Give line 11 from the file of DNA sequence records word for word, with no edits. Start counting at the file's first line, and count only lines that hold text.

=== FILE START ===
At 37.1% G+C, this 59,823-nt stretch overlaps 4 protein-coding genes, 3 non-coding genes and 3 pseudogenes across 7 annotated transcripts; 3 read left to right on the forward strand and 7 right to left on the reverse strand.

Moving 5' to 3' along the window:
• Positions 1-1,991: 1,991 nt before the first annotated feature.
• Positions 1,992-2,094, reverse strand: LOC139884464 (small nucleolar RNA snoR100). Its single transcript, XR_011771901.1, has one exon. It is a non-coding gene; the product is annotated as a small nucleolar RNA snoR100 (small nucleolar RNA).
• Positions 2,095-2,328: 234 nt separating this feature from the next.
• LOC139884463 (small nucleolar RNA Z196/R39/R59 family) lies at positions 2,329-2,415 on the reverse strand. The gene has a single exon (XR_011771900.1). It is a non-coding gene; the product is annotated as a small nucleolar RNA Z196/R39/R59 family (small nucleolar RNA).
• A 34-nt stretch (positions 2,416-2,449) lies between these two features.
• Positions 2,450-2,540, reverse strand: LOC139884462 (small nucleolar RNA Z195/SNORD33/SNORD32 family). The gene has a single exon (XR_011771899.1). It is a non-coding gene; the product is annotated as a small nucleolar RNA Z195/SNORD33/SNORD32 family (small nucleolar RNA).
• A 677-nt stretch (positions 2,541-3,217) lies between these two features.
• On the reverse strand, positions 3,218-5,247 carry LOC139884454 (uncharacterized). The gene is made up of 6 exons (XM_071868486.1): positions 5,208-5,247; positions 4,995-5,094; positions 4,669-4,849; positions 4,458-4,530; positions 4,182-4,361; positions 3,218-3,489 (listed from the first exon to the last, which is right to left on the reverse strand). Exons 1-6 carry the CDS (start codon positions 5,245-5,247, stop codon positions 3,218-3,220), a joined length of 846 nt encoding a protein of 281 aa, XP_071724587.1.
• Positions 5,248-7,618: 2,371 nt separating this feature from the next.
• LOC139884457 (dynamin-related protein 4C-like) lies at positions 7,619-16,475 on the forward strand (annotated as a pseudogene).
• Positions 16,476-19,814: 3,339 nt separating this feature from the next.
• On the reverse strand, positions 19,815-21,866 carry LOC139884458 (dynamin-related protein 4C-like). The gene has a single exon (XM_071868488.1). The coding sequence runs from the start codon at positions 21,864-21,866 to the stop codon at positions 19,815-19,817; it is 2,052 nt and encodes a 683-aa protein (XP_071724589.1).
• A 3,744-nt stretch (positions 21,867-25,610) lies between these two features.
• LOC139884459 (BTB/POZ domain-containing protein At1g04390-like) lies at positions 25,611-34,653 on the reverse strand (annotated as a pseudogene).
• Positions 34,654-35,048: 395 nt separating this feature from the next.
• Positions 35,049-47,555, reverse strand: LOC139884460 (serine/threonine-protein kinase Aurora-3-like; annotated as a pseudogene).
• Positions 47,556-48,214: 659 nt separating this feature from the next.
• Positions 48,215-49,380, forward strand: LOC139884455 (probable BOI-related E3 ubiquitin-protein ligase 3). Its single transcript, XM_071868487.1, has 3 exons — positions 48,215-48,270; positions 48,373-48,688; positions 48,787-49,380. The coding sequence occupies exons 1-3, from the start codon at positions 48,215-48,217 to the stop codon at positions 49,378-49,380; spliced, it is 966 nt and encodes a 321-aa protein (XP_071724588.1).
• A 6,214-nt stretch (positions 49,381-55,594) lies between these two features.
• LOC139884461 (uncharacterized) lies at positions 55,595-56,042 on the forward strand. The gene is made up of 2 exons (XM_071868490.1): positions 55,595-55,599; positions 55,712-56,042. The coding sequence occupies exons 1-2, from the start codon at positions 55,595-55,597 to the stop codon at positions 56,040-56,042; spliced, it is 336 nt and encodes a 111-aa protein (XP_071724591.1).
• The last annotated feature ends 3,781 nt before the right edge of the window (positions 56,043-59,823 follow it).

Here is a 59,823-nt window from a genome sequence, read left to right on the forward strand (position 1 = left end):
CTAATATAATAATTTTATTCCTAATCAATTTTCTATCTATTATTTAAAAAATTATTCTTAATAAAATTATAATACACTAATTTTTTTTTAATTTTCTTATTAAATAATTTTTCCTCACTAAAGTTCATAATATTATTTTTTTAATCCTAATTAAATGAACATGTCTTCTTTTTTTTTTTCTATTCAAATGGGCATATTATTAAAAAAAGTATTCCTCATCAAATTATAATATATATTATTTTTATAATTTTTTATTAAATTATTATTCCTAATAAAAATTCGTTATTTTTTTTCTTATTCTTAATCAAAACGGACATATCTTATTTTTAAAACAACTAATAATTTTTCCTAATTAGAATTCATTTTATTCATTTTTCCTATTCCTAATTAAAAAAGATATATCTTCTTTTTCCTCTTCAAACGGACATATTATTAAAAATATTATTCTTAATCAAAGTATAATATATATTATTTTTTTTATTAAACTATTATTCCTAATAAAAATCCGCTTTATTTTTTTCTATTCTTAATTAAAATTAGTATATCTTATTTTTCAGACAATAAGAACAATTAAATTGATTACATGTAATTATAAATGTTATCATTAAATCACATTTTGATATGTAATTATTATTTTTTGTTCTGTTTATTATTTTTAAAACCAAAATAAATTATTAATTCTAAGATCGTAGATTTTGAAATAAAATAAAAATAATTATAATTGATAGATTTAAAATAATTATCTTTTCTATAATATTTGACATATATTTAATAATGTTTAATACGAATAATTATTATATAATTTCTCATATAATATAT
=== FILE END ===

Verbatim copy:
• Positions 5,248-7,618: 2,371 nt separating this feature from the next.